This writeup came out of a much longer paper I wrote about some of the theological responses to AI and the related brain sciences. What follows is one of the issues I have looked at, but more will probably come.

Neuroscience and God

One of the great questions that arises from the intersection of the brain sciences and theology is this: given that machines could become conscious and intelligent in the same sorts of ways that human beings are, would they be able to have spiritual experiences? This is a question that puzzles theologians and AI researchers alike. The difficulty hangs on the slipperiness of spiritual experiences, which are problematically subjective and frequently evade description. The brain sciences have attempted to make headway on this problem by examining the correlation between spiritual experiences and neurological processes. A number of experiments have been performed in this quest for correlates, producing fascinating results. One of the most fascinating and well-documented is the discovery of the “god spot” or “god module,” a cluster of nerve cells that appear to be strongly correlated to spiritual experience. The god spot has been thoroughly covered on E2, so it won’t be my focus here. However, it is interesting to note the response of Richard Harries, the Bishop of Oxford, to news of the god spot. According to Ray Kurzweil’s 1999 book The Age of Spiritual Machines the Bishop said, “it would not be surprising if God had created us with a physical faculty for belief.”

In any case, the correlations between religion and neuroscience are not limited to the discovery of the “god module.” In an essay in the journal Zygon, Ian G. Barbour notes the work of James Ashbrook and Carol Albright, who have attempted to use the findings of neuroscience as a model by which to understand the nature of God itself, based on the idea of the tripartite brain.

  1. The upper brain stem, which humans share with animals as far back as reptiles, governs the basic life-preserving functions. The theological analog of this system is God as “the sustainer of the conditions for life.”
  2. The limbic system, which humans share with mammals, comprises the localization of emotions, which make rich social relationships possible, and allow behaviors like empathy and care of the young. From this system develops the human recognition of emotion and social relationships as part of reality, and the corresponding analog is the idea of a nurturing and interacting God.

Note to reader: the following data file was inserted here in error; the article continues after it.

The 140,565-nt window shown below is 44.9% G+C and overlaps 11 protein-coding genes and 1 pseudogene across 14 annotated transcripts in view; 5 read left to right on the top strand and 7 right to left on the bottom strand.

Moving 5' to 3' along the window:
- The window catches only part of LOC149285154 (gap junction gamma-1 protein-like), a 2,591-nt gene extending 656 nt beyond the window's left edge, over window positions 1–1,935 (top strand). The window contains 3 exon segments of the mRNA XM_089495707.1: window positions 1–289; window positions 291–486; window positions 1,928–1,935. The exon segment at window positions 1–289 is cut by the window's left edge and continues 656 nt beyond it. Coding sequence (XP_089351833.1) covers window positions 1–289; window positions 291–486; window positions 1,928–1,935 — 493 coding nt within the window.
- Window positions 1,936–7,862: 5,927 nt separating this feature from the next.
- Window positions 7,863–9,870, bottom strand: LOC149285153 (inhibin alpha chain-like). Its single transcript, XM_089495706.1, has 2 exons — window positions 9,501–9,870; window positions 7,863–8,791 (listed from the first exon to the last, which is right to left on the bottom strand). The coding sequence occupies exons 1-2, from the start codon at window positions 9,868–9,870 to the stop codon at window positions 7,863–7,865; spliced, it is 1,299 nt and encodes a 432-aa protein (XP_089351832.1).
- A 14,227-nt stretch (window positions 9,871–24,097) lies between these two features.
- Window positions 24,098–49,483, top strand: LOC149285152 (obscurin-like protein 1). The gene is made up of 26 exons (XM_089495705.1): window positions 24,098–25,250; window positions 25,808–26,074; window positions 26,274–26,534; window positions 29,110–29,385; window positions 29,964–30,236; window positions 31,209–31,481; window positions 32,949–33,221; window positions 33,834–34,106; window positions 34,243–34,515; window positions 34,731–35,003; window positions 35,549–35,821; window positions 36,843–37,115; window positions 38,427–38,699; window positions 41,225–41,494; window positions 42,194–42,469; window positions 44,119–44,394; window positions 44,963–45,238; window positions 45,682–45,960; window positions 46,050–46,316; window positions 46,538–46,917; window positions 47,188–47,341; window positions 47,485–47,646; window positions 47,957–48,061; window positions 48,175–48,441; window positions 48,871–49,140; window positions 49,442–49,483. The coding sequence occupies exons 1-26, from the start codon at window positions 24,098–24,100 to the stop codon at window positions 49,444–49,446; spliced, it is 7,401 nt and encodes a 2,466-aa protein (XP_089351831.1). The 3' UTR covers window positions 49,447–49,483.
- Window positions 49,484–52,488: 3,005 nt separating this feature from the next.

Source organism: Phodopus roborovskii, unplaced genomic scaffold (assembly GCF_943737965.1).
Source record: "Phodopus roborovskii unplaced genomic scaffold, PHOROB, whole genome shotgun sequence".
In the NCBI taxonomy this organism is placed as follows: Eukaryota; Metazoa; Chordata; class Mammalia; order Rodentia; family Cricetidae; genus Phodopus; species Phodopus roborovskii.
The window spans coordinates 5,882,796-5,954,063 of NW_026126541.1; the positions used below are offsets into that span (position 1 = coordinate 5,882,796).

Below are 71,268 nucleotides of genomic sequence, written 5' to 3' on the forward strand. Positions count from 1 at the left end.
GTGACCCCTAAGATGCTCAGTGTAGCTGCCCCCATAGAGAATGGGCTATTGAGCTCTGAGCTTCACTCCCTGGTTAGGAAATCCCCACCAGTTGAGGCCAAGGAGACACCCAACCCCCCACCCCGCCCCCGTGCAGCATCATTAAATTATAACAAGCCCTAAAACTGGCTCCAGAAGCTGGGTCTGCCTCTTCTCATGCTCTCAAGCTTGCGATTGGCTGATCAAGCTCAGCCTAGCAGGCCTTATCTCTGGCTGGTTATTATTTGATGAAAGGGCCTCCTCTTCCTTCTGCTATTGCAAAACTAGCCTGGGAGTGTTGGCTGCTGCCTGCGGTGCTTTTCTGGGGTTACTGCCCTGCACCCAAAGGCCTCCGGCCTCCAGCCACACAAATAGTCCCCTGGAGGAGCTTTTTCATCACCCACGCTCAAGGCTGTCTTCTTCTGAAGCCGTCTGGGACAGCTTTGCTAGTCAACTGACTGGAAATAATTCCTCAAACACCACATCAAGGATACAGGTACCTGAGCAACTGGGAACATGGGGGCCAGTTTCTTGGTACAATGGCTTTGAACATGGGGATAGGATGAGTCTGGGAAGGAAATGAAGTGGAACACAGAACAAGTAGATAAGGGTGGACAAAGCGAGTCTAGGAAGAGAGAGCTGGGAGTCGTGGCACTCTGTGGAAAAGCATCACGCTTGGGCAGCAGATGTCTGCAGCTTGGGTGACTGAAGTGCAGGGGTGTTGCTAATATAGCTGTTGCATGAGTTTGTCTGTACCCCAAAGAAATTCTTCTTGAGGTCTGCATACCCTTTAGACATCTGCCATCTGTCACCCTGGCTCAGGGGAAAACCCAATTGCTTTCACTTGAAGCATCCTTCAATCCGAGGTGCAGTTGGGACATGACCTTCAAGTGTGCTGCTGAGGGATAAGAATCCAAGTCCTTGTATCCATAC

3. Finally, the neocortex, which appears only in primates and humans, is the center of interpretation, organization, symbolic representation, and rationality. The neocortex and its activities parallel the idea of a “purposeful God who rationally orders and pursues goals.”

Taking these aspects of God as accurate descriptions of God’s being, which is surely a leap of faith, Ashbrook and Albright find a divinely structured parallel between the brain of human beings, the order of the universe, and the nature of God. They maintain that God has ordered the cosmos, and that the human brain, as part of that cosmos, reflects in its structures the nature of the cosmos. In the opinions of Ashbrook and Albright, there seems to be a similarity to the profession of the Bishop of Oxford: both hypothesize a physical constitution of human beings that is naturally* geared toward an understanding or belief in God. Whatever one believes about the existence or nature of God, and perhaps especially if one is skeptical about those matters, it is certainly interesting to note such findings as partial but plausible explanations for the emergence of religious behavior in homo sapiens.

Yet despite the possibility of a strong correlation between spirituality and neural activity or brain structure, these discoveries and theories are a far cry from a complete explanation of spirituality or religion. While the neurological aspects of spirituality are fascinating and important, there are other aspects of religious experience to consider, including the social contextualization of spirituality that gives meaning and structure to the subjective experience.

* Here I am using “naturally” in a sense that is synonymous with “divinely” to better reflect the modern theological position. This synonymy is based on the opinion of Fraser Watts that for modern theologians, “it is a mistake to ask whether we should attribute a God or to nature.”

  • Ian G. Barbour, “Neuroscience, Artificial Intelligence, and Human Nature: Theological and Philosophical Reflections,” Zygon 34 (September 1999).
  • Ray Kurzweil, The Age of Spiritual Machines (New York: Penguin Books, 1999).
  • Fraser Watts, “Toward a Theology of Consciousness,” in Consciousness and Human Identity, ed. John Cornwell (Oxford: Oxford University Press, 1998).

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